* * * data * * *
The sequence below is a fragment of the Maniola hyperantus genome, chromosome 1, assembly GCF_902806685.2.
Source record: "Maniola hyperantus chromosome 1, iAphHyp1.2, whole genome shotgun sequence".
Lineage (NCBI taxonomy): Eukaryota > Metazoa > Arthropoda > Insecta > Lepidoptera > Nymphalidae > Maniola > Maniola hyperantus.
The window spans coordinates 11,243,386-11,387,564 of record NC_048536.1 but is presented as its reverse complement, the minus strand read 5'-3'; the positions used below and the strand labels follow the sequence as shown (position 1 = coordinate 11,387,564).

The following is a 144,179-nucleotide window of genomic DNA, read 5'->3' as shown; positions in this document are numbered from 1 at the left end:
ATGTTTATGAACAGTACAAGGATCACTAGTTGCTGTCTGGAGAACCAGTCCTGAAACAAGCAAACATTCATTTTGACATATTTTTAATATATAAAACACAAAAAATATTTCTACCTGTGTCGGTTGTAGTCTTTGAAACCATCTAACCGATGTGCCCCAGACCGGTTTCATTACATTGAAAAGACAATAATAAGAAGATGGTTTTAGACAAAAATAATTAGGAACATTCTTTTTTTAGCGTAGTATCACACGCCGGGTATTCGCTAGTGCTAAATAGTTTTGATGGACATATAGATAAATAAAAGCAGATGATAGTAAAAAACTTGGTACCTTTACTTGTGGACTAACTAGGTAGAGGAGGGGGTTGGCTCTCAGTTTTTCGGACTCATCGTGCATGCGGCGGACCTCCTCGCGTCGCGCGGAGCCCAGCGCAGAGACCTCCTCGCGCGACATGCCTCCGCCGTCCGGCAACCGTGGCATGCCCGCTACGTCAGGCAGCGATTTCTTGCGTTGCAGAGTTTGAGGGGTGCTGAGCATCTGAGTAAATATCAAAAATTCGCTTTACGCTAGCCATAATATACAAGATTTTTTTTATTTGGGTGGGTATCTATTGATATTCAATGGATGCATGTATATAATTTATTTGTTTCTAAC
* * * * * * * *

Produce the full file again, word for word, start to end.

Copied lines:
The sequence below is a fragment of the Maniola hyperantus genome, chromosome 1, assembly GCF_902806685.2.
Source record: "Maniola hyperantus chromosome 1, iAphHyp1.2, whole genome shotgun sequence".
Lineage (NCBI taxonomy): Eukaryota > Metazoa > Arthropoda > Insecta > Lepidoptera > Nymphalidae > Maniola > Maniola hyperantus.
The window spans coordinates 11,243,386-11,387,564 of record NC_048536.1 but is presented as its reverse complement, the minus strand read 5'-3'; the positions used below and the strand labels follow the sequence as shown (position 1 = coordinate 11,387,564).

The following is a 144,179-nucleotide window of genomic DNA, read 5'->3' as shown; positions in this document are numbered from 1 at the left end:
ATGTTTATGAACAGTACAAGGATCACTAGTTGCTGTCTGGAGAACCAGTCCTGAAACAAGCAAACATTCATTTTGACATATTTTTAATATATAAAACACAAAAAATATTTCTACCTGTGTCGGTTGTAGTCTTTGAAACCATCTAACCGATGTGCCCCAGACCGGTTTCATTACATTGAAAAGACAATAATAAGAAGATGGTTTTAGACAAAAATAATTAGGAACATTCTTTTTTTAGCGTAGTATCACACGCCGGGTATTCGCTAGTGCTAAATAGTTTTGATGGACATATAGATAAATAAAAGCAGATGATAGTAAAAAACTTGGTACCTTTACTTGTGGACTAACTAGGTAGAGGAGGGGGTTGGCTCTCAGTTTTTCGGACTCATCGTGCATGCGGCGGACCTCCTCGCGTCGCGCGGAGCCCAGCGCAGAGACCTCCTCGCGCGACATGCCTCCGCCGTCCGGCAACCGTGGCATGCCCGCTACGTCAGGCAGCGATTTCTTGCGTTGCAGAGTTTGAGGGGTGCTGAGCATCTGAGTAAATATCAAAAATTCGCTTTACGCTAGCCATAATATACAAGATTTTTTTTATTTGGGTGGGTATCTATTGATATTCAATGGATGCATGTATATAATTTATTTGTTTCTAAC